Tick Bites Are Giving More People Alpha-Gal Red Meat Allergy in the US
And the CDC suggests it could get worse.
If you spend time outdoors during the summer, you probably know how important it is to check for ticks to make sure you don’t contract Lyme disease, Rocky Mountain Spotted Fever, or any other tick-borne illnesses. But there’s also a surprising condition spread by ticks that you may not have bargained for when you stepped out for your walk in the woods: an allergy to red meat. That’s right. A bite from the Lone Star tick (Amblyomma americanum) can leave you allergic to beef, pork, lamb, and any other mammal’s meat. And unfortunately, doctors suspect that the condition is becoming more common as the tick’s habitat expands.
In early May, the US Centers for Disease Control and Prevention warned that vector-borne diseases are on the rise, and while this allergy isn’t technically a disease, the rising numbers and expanding ranges of vector bugs will likely contribute to rising numbers of new cases. The condition, which is transmitted through a still-poorly-understood process by the saliva of the Lone Star tick, makes people allergic to galactose-alpha-1,3-galactose — alpha-gal for short — a carbohydrate that’s present in the flesh and organs of most mammals, but not humans.
When someone with the allergy eats mammal meat, their body responds by releasing histamines, much in the same way that someone’s body would respond to other food allergies. This can mean breaking out in hives and experiencing gastrointestinal disturbances in many cases.
As Inverse previously reported, scientists initially connected the dots to identify tick bites as the source of alpha-gal allergies by comparing data on people who are allergic to a cancer drug called cetuximab with people who are allergic to meat.
People in the southeastern U.S., they found, were 10 times more likely to be allergic to this effective cancer drug. Further investigation showed that the region was also home to people with meat allergies. Since cetuximab and mammal meat both contain alpha-gal, and the affected people’s blood contained alpha-gal antibodies, the researchers hypothesized that the sugar was behind the allergy.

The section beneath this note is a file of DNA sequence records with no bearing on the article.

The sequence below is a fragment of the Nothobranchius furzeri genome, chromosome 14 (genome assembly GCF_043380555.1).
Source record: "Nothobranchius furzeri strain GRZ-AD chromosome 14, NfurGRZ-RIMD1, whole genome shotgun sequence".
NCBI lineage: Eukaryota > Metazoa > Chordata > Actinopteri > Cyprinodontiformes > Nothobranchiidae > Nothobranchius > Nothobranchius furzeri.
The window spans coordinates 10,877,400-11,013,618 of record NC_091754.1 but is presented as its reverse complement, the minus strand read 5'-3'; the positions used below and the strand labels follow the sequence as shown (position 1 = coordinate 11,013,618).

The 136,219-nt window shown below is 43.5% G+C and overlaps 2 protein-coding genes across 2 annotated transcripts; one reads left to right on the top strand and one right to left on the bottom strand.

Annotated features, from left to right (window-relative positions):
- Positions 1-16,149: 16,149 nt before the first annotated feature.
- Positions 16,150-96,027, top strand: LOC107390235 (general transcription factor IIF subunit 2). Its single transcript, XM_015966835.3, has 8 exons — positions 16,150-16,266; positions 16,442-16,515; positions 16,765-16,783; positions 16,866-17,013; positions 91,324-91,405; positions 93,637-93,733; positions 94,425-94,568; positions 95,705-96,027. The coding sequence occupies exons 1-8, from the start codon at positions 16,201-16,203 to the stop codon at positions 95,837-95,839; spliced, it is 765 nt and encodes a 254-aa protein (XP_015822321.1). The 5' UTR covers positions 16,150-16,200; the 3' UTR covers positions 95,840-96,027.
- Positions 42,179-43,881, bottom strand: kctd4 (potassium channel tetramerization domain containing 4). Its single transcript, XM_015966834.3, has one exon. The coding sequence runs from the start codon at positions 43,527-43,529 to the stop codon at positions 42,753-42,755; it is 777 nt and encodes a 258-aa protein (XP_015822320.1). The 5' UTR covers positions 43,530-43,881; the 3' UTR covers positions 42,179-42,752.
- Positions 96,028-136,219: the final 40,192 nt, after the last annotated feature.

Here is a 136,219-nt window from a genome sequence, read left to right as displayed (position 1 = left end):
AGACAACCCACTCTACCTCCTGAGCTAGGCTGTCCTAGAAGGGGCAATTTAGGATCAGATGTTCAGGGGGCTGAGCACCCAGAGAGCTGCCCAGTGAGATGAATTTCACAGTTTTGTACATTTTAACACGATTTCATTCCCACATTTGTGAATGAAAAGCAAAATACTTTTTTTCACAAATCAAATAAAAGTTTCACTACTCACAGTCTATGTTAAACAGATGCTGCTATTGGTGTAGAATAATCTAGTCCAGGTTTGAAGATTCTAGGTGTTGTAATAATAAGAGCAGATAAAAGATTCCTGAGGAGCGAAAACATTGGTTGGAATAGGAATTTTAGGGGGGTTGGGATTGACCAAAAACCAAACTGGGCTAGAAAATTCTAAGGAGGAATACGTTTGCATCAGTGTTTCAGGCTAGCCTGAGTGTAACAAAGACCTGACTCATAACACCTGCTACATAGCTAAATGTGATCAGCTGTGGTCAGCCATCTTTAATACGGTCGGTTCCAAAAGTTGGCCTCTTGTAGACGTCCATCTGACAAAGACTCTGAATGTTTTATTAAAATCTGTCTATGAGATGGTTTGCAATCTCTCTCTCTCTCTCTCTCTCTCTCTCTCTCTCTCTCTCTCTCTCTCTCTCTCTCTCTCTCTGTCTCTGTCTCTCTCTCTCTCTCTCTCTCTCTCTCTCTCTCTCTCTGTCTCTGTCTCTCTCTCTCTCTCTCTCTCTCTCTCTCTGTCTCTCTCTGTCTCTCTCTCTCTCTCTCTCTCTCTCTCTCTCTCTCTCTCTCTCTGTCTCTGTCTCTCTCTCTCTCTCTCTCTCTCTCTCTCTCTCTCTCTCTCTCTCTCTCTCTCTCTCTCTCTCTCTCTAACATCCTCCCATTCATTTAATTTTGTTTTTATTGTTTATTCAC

Most scientists agree that allergies occur when a foreign allergen — like alpha-gal — is mistakenly marked as an invader by the antibodies of the body’s immune system, which then releases chemical weapons to destroy it. One of those weapons is histamine, which triggers the inflammation necessary to deal with the allergen — but also causes the rest of your body to swell up, as well.
But even since that discovery, our understanding of the alpha-gal allergy has progressed very slowly. Scientists still don’t quite know how ticks can infect people with an allergy, though some suspect it happens when alpha-gal from a non-human animal gets injected into a human’s bloodstream as a tick feeds, causing the body to produce antibodies as an immune response.
Underscoring how far we have to go in understanding this phenomenon, a spokesperson for the National Institute of Allergy and Infectious Diseases tells Inverse that there’s still no system in place for tracking new cases of alpha-gal-related meat allergies. In fact, some researchers say that we may be seriously underestimating the number of cases in the US.
“We’re confident the number is over 5,000 [cases], and that’s in the U.S. alone,” [Scott Commins[(https://www.med.unc.edu/tarc/people/scott-p-commins-md-phd), an allergist and associate professor of medicine at the University of North Carolina, Chapel Hill tells WUNC. “The range of the tick is expanding.”
Commins’ warning, coupled with the CDC’s assessment that ticks’ seasons are getting longer and their ranges getting larger, underscores the need to wear DEET-containing bug repellant and cover up as much as possible when venturing out into the woods or the high grass this summer. Otherwise you may experience some serious FOMO at the barbecue.